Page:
Krumm, H. Cultural values, parents' beliefs, and children's achievement in the United States and China. American Psychology (1988) 31(2), 729-739.
Lindgren, N. Family structure and conflict: Nest-leaving expectations of young adults and their parents. Journal of Marriage and the Family (February 1976), pp. 87-89.
Mulkey, Lynn M.; Crain, Robert L.; & Harrington, Alexander J. C. (1992). One-parent households and achievement: Economic and behavioral explanations of a small effect. Sociology of Education, 65(1), 48-65. (ERIC Journal No. EJ447920)
National Center for Education Statistics (1990) National Education Longitudinal Study of 1988: Student Component Data File User's Manual. Washington, DC: U.S. Government Printing Office: 90-464.
Parsons, J. E., Adler, T. F., & Kaczala, C. M.. Socialization of achievement attitudes and beliefs: Parental influences. Child Development (1998) 53(3), 310-321.
Reynolds, Arthur J., Nancy A. Mavrogenes, Mavis Hagemann, and Nikolaus Bezruczko. (in 1:109) Schools, Families, and Children: Sixth Year Results from the Longitudinal Study of Children at Risk. Chicago: Chicago Public Schools, Department of Research, Evaluation, and Planning (February, 1993).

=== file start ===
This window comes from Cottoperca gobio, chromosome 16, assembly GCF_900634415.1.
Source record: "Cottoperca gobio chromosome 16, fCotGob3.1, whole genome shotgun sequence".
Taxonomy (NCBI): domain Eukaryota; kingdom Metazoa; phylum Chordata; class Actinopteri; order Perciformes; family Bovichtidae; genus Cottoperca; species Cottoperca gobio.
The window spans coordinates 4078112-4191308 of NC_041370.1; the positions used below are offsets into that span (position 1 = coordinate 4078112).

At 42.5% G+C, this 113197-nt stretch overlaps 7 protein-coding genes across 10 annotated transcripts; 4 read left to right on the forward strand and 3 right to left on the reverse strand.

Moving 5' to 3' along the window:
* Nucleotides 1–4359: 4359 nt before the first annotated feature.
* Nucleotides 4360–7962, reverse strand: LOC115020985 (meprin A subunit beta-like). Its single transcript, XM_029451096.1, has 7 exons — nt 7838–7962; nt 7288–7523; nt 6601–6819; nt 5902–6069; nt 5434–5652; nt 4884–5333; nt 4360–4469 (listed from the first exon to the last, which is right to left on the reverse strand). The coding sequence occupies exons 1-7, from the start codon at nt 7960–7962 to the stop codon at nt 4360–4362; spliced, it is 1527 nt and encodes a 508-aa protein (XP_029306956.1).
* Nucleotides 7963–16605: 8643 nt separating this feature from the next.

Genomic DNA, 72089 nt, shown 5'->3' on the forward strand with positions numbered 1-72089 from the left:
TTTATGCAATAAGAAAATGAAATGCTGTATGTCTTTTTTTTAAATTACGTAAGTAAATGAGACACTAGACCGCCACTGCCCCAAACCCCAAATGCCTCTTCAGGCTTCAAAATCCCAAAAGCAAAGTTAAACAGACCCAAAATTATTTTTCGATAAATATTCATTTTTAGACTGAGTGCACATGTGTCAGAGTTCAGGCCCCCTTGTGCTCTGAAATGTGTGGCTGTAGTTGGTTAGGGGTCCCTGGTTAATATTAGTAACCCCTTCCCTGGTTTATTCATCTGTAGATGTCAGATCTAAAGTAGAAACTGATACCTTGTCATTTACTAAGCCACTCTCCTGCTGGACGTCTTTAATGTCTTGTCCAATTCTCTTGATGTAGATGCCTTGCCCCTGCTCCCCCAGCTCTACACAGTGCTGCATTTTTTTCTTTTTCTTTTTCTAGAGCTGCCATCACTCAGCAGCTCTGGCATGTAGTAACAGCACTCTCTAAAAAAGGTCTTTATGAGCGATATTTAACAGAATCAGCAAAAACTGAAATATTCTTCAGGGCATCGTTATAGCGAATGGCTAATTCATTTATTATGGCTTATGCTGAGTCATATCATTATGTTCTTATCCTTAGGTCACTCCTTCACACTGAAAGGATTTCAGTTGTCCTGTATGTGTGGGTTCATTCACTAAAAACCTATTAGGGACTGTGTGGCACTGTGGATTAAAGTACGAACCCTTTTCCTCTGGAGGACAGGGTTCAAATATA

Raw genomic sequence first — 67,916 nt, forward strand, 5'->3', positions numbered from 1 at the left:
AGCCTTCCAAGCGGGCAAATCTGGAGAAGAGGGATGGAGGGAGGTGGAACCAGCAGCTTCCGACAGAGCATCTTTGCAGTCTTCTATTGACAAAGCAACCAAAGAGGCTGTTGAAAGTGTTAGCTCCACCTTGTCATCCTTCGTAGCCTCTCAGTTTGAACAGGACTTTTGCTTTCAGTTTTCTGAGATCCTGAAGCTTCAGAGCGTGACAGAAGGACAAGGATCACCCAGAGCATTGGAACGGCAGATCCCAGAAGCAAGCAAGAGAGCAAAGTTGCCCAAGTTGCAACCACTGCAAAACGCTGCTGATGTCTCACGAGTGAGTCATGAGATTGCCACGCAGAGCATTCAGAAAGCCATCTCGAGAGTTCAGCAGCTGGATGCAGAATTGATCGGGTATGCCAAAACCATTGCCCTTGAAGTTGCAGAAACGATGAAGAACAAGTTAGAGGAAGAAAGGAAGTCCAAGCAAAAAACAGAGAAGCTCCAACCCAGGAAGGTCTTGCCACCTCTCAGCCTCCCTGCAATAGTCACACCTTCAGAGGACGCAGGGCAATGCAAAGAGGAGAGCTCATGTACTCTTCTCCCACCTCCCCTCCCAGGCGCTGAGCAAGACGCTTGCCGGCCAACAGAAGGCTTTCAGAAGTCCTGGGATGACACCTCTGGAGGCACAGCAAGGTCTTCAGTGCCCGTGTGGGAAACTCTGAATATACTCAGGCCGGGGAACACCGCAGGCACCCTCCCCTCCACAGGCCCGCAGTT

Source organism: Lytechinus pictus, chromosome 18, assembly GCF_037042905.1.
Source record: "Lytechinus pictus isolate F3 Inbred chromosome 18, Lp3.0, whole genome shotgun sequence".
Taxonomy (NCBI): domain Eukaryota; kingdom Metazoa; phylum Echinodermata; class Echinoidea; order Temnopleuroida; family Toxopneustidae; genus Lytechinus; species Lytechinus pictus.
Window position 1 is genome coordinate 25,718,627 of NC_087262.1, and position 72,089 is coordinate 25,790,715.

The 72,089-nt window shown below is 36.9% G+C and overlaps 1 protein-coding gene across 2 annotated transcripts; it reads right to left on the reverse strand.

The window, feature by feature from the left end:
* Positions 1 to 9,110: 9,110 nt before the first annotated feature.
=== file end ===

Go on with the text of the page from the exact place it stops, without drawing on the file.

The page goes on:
Rumberger, Russell W. et al. "Family Influences on Dropout Behavior In One California High School," Sociology of Education 63, 4 (October, 1990): 283-299.
Sattes, Beth D. (in 1:112) "Parent Involvement: A Review of the Literature." Occasional Paper #021, Appalachia Educational Laboratory. Charleston, WV: (November 1985).
Seginer, R. Parents' educational expectations and children's academic achievements: A literature review. Merrill-Palmer Quarterly (1983), 29(1), 1-23.